The Enemies of Promise

If, as is very often suggested in book-trade journals, our own literary world is in the middle of a revolution – the revolution of the online bargain bin and the Amazon reviewer, the falling income and the squeeze on arts journalism – then it is worth asking exactly on whose behalf this insurrection is being carried out.

But whether he, or she, teaches at a university, works for an advertising agency, or juggles various kinds of increasingly badly paid journalism, the contemporary writer is fated to discover that most of the conditions that attend his or her professional life – from the modes of modern publishing to the vengeful ghosts of the technological machine – are enemies of promise. As for their cumulative effect, this can only be to inhibit the writer’s ability to say the things that people do not wish to hear – which might be defined as one of the main functions of literature, in this or any other age.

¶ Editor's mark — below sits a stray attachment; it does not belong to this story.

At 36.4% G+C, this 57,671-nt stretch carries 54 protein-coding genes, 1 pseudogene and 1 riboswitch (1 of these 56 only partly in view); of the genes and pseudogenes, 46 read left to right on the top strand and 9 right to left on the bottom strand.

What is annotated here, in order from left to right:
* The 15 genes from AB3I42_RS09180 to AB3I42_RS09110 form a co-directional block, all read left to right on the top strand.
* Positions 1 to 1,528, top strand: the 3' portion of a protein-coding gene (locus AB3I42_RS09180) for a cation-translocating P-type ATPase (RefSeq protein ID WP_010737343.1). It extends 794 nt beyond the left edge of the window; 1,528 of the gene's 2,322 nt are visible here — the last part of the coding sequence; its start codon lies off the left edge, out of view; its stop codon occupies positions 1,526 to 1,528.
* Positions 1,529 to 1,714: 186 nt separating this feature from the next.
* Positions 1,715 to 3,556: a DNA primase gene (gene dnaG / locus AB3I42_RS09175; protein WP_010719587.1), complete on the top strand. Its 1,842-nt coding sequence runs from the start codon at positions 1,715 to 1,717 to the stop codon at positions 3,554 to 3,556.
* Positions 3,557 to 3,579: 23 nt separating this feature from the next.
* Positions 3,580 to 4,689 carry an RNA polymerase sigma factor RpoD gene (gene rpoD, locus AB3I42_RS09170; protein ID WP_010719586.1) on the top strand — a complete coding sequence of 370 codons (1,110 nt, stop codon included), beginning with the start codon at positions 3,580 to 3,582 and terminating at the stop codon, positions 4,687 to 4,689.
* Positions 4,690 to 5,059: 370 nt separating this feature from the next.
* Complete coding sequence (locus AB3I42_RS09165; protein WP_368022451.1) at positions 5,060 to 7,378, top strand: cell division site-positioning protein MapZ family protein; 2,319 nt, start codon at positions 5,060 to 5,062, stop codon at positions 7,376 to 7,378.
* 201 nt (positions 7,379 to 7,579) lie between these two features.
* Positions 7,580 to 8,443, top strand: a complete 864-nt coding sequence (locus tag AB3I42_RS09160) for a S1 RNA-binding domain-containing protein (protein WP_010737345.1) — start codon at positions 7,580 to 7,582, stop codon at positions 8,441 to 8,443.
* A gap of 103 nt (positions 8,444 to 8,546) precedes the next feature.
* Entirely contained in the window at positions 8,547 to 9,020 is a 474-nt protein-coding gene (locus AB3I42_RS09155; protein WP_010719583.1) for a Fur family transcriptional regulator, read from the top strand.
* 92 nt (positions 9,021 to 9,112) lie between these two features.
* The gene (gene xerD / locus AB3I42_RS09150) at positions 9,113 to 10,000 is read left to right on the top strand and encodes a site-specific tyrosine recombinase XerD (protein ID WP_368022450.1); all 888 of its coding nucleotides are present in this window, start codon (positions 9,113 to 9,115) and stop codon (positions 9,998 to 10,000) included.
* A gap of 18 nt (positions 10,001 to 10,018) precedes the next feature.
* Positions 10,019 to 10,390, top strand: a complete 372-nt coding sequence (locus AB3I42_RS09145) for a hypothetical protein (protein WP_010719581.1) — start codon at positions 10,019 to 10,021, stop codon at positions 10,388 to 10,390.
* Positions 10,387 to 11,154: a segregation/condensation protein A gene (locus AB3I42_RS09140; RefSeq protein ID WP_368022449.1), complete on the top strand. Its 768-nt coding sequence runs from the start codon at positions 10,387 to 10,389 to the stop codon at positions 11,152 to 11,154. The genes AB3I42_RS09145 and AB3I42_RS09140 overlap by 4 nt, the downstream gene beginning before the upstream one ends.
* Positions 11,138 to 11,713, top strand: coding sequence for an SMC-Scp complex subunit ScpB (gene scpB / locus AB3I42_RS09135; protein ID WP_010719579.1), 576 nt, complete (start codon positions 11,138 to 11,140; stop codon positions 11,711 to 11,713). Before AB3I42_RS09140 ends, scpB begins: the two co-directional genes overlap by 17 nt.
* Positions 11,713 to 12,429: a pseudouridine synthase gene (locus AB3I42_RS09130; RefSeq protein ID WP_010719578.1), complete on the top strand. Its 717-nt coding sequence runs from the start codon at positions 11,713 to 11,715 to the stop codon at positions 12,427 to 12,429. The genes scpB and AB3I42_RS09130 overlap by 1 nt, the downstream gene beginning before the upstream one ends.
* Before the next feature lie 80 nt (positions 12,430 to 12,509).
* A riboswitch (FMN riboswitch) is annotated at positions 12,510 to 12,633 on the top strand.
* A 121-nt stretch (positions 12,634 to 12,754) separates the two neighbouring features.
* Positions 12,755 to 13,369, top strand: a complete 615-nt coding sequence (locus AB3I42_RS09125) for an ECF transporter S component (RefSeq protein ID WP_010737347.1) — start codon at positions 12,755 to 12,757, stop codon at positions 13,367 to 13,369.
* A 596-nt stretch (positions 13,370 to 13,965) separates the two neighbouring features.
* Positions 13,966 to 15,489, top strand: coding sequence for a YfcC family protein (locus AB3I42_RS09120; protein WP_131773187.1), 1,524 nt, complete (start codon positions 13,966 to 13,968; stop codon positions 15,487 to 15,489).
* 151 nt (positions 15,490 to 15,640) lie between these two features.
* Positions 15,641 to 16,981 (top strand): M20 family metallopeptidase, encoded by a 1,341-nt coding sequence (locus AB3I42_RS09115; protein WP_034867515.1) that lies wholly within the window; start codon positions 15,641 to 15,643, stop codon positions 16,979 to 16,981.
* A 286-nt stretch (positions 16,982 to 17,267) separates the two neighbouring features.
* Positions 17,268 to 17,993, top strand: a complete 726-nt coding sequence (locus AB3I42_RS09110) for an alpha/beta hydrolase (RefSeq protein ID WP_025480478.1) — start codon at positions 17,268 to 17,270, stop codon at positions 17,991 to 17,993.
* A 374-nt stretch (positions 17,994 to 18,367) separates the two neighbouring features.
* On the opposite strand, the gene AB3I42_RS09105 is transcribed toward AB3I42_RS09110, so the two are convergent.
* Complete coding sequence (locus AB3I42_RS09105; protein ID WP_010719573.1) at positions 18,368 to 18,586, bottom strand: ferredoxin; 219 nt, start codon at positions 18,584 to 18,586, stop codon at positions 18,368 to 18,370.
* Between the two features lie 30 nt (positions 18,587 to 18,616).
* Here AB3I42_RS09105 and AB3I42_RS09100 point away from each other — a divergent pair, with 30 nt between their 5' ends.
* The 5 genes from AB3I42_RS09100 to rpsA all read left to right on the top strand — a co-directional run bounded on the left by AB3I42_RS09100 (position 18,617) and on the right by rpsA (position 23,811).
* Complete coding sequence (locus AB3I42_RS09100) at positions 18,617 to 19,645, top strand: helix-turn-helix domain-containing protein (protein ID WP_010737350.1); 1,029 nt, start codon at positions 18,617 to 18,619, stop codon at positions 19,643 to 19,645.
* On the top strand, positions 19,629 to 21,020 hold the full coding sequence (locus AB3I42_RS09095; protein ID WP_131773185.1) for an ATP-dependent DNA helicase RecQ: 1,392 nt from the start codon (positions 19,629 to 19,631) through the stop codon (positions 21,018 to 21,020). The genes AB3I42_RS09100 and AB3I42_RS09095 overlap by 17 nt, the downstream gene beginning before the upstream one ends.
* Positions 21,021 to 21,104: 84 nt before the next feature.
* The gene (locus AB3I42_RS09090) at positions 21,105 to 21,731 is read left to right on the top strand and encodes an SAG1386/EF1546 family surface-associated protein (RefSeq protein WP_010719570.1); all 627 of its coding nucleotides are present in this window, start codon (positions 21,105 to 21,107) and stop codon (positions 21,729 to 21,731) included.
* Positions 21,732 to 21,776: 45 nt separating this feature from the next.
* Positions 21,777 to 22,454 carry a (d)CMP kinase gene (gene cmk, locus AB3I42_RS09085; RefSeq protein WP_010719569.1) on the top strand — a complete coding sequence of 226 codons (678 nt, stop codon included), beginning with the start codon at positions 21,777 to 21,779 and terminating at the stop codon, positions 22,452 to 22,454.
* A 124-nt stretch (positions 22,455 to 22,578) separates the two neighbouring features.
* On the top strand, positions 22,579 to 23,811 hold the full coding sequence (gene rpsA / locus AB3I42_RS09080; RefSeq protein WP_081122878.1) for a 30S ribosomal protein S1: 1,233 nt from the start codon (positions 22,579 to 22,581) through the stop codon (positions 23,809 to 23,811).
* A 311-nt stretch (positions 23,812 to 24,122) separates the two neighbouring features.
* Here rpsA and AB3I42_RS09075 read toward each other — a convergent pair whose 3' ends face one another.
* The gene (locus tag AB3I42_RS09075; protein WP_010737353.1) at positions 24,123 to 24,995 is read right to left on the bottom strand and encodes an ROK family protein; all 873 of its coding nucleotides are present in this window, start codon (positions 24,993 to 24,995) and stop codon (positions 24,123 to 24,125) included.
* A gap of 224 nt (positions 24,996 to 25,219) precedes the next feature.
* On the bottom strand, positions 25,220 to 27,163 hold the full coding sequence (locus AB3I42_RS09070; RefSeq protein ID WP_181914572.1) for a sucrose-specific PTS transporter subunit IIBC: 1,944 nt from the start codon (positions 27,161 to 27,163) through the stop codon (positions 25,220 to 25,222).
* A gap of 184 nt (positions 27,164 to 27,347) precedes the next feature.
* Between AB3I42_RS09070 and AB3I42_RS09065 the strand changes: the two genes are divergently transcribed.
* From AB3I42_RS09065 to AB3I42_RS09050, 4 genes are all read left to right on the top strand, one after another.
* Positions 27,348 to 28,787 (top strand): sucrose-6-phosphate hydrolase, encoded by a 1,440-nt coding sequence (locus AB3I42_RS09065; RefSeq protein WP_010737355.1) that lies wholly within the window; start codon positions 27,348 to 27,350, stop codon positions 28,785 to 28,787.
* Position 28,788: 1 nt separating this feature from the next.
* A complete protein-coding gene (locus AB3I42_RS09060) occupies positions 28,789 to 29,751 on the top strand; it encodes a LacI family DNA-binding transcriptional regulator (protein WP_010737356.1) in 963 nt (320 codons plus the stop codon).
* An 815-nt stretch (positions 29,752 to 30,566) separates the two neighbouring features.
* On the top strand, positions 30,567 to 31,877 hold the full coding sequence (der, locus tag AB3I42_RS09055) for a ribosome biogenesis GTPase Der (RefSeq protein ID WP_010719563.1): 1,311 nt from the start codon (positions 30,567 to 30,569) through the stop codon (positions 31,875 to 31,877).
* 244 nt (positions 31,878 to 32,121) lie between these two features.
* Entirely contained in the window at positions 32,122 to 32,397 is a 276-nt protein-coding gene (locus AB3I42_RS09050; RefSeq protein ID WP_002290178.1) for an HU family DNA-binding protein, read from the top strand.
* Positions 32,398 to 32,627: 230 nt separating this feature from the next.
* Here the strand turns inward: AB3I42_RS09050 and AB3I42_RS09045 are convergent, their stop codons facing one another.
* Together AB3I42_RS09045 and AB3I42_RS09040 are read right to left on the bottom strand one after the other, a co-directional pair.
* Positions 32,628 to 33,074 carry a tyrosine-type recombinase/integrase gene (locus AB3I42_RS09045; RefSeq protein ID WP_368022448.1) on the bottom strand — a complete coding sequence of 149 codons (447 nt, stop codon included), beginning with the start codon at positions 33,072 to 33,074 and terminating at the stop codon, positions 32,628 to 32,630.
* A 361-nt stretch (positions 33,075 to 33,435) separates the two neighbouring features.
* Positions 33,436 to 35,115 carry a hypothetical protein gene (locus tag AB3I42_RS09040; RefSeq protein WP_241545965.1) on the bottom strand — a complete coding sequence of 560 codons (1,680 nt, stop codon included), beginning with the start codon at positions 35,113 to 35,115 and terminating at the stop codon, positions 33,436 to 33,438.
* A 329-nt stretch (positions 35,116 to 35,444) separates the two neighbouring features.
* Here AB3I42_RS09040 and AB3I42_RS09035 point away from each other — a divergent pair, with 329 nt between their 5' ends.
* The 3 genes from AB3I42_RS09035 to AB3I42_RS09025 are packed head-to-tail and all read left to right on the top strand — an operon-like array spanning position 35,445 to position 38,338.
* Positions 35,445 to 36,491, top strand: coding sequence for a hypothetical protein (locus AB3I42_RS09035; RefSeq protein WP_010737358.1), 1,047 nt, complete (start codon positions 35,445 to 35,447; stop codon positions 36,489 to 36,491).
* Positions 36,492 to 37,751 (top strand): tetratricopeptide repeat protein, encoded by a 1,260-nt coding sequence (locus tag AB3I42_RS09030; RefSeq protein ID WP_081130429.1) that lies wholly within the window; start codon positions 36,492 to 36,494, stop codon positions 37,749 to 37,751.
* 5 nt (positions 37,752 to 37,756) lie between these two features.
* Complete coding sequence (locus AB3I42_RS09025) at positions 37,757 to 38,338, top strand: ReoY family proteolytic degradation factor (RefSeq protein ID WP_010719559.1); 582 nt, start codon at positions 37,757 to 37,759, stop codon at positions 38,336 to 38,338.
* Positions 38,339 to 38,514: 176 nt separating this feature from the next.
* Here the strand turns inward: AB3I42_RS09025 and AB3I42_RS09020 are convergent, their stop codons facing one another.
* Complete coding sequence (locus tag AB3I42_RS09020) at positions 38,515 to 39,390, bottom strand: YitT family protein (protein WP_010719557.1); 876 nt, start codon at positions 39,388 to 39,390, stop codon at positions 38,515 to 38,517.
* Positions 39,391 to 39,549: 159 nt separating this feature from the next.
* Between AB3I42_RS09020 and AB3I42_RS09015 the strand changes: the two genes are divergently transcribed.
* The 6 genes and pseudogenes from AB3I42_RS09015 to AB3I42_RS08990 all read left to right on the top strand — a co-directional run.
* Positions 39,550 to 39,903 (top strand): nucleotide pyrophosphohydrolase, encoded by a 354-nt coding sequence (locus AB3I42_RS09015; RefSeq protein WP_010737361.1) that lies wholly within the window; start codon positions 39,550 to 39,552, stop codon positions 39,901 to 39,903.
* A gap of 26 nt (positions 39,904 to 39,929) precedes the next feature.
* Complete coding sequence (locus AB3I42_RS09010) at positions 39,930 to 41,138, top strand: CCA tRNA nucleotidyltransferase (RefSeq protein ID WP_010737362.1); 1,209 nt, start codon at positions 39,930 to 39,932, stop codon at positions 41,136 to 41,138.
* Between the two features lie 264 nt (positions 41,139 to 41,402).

From the Guardian.


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